Paige Toon grew up in Australia, America and England – thanks to her much-travelled Le Mans winner dad, Vern Schuppan. For eight years, Paige worked at “heat” Magazine as Reviews Editor. Her first book “Lucy in the Sky” was published in 2007 and her latest book “One Perfect Summer” was has just been released. Paige is married and has a son and daughter. She lives in Cambridge.
- Your latest book “One Perfect Summer” is released in May. What is the book about?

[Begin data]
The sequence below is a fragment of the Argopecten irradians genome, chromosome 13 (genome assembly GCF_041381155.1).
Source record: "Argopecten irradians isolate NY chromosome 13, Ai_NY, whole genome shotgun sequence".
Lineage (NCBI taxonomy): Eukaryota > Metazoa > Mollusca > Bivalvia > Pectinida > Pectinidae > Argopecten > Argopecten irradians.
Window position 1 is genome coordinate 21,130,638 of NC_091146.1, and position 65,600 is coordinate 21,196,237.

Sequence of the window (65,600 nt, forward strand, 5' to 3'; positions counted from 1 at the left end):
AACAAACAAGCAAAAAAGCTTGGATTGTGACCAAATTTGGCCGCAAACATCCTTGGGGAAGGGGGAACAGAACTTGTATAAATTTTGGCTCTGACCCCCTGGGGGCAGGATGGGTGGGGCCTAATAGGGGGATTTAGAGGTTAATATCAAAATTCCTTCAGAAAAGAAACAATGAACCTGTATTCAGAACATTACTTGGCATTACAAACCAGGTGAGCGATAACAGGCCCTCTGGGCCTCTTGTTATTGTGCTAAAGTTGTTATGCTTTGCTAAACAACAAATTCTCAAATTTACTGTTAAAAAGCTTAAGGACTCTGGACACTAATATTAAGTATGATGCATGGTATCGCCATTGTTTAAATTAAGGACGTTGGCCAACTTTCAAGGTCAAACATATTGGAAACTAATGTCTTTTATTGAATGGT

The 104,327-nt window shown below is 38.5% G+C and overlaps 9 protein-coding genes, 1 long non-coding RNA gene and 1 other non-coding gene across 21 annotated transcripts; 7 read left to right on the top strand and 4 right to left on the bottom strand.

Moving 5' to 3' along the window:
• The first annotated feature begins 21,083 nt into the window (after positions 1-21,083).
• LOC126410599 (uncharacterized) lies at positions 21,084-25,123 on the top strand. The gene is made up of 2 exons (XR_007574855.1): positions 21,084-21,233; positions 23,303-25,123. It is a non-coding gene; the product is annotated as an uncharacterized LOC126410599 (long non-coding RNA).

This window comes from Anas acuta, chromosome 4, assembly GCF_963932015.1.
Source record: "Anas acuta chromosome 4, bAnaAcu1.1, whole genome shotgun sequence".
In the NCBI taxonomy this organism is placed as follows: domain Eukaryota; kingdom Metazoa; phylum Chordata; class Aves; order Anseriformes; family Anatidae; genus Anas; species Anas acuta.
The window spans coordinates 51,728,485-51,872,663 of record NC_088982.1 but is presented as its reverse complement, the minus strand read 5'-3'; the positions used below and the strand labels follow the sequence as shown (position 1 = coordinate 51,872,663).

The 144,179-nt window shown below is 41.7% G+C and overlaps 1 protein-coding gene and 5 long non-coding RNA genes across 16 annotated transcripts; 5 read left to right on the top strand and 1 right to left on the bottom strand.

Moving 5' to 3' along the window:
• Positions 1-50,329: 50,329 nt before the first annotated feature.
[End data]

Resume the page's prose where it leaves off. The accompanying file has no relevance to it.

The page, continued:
First love and the one that got away. Alice is 18 when she meets and falls hopelessly in love with Joe during one blissful summer in Dorset. But something terrible happens at the end of her holiday and they’re dramatically torn apart. She goes off to university in Cambridge and picks up the pieces of her broken heart, before one day meeting a gorgeous, gifted student called Lukas. Years later, Joe comes back into Alice’s life in a way that she never could have imagined, but surely there’s no going back, now?
- To the readers of the website, that may not be familiar with you or your writing, can tell us a bit about yourself and how you got into writing.